Saturday, February 07, 2009
SHWA 19: A Note on Hugh Fox --- from: http://davidcaddy.blogspot.com
Hugh Fox, one of the co-founders of the Committee of Small Magazine Editors & Publishers (COSMEP) network, has been an abiding and colourful presence on the small press scene for forty years. COSMEP was founded at Berkeley in November 1968, by a generation born in the Thirties, to foster the post-Beat boom in small press publishing. Closely linked to Sixties counter-culture, the founders of COSMEP were interested in breaking down social, psychological, personal and literary barriers. Hugh Fox has continued on this route unabated, combining an academic career with his small press activity. He wrote an acclaimed book on pre-Columbian religion and edited, Ghost Dance, an international quarterly of experimental poetry from 1968 until 1995 that featured Latin American and outsider poets. He is a poet of exuberant mental states and shifting voices. He has published more than one hundred books of poetry and is one of those poets that is forever looking and moving forward. The direct opposite of, for example, the English poet, Philip Larkin, who published only five books and was predominantly introspective. Widely read with an inquisitive mind, Fox’s poetry exudes the spirit of opening the doors of perception and its arc of development is outwards towards the new.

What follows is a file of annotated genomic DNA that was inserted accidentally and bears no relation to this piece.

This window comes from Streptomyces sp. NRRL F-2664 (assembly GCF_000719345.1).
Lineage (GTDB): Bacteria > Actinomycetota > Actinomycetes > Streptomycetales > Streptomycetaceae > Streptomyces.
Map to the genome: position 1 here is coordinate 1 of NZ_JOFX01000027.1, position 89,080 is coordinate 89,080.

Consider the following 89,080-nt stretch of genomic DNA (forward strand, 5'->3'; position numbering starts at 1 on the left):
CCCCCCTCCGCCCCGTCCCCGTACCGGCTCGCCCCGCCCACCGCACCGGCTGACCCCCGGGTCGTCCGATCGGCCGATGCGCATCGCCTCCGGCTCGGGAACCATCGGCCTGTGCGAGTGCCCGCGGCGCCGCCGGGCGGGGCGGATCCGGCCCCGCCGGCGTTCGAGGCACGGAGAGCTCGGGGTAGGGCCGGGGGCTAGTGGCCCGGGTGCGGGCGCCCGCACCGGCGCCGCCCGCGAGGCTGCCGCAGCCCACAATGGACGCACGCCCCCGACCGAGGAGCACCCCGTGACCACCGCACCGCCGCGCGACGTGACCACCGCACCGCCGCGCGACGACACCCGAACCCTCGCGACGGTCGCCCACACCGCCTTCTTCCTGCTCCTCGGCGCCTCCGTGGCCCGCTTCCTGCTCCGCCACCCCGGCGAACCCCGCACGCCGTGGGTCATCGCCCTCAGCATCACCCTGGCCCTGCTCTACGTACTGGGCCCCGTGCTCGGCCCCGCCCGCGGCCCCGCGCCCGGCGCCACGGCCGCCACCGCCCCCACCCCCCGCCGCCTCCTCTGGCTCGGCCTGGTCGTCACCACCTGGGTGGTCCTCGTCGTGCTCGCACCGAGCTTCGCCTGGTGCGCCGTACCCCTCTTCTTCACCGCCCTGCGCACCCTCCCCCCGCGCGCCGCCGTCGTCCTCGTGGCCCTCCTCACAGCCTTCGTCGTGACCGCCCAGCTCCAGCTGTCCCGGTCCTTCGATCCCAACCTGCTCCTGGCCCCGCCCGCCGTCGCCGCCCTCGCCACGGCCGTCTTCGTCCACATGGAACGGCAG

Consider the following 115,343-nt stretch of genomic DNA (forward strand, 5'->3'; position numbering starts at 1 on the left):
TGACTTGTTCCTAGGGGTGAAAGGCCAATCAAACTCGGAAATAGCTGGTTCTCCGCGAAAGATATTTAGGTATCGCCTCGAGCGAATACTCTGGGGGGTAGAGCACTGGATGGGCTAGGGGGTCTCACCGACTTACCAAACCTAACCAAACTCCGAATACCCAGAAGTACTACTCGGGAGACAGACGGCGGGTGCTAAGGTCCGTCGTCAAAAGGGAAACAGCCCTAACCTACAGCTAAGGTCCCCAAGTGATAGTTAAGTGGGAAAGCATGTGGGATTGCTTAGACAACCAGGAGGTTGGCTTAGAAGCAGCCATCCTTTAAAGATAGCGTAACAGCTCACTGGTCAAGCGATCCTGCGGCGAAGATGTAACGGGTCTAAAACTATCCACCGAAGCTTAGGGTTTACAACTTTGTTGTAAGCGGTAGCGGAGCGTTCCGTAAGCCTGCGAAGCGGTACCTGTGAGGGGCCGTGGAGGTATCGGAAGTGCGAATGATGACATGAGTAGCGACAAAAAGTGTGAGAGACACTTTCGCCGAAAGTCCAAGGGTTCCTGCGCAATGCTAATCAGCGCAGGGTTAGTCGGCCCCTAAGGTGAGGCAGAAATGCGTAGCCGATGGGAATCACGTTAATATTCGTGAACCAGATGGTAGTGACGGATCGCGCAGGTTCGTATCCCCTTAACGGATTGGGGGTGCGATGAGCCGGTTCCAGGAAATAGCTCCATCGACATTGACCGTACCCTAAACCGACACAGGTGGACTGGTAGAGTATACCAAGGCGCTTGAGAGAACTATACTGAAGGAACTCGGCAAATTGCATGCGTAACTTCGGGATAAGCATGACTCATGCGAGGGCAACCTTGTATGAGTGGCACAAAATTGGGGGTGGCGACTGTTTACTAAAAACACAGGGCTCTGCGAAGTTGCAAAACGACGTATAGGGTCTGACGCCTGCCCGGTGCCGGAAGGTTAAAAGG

His work jumps from perception to perception, allusion to allusion, drawing upon vast knowledge in literature, history, archaeology, anthropology and languages and experience. Like Charles Olson, Fox works on a grand scale, seeking out a universality and global and or comparative perspective. Fox, though, is more divergent than Olson and works in shorter units. He is a beguiling poet, continually experimenting with different techniques and personae and using cultural, historical, autobiographical and linguistic references to open out meaning and ways of being.
It is this constant quest of moving forward, onwards to the next technical problem, book, chapbook, and a desire to publish with independent presses that he shares with his English contemporaries associated with The English Intelligencer newsletter started in 1968 and the Association of Little Presses, founded in 1966.
Quoting from Fox’s own autobiographical comment, he writes: